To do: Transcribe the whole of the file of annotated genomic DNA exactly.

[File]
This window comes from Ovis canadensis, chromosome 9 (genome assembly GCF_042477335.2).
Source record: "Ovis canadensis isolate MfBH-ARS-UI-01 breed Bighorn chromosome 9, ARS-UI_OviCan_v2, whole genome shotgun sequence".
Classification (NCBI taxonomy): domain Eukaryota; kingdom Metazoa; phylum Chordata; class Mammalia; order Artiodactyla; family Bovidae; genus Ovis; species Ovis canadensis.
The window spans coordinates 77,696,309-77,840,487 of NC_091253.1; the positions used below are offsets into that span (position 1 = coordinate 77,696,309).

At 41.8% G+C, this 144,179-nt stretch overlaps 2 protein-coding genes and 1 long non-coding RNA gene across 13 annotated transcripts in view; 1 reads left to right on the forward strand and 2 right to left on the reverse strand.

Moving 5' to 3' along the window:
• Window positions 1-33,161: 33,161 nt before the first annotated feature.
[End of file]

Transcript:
This window comes from Ovis canadensis, chromosome 9 (genome assembly GCF_042477335.2).
Source record: "Ovis canadensis isolate MfBH-ARS-UI-01 breed Bighorn chromosome 9, ARS-UI_OviCan_v2, whole genome shotgun sequence".
Classification (NCBI taxonomy): domain Eukaryota; kingdom Metazoa; phylum Chordata; class Mammalia; order Artiodactyla; family Bovidae; genus Ovis; species Ovis canadensis.
The window spans coordinates 77,696,309-77,840,487 of NC_091253.1; the positions used below are offsets into that span (position 1 = coordinate 77,696,309).

At 41.8% G+C, this 144,179-nt stretch overlaps 2 protein-coding genes and 1 long non-coding RNA gene across 13 annotated transcripts in view; 1 reads left to right on the forward strand and 2 right to left on the reverse strand.

Moving 5' to 3' along the window:
• Window positions 1-33,161: 33,161 nt before the first annotated feature.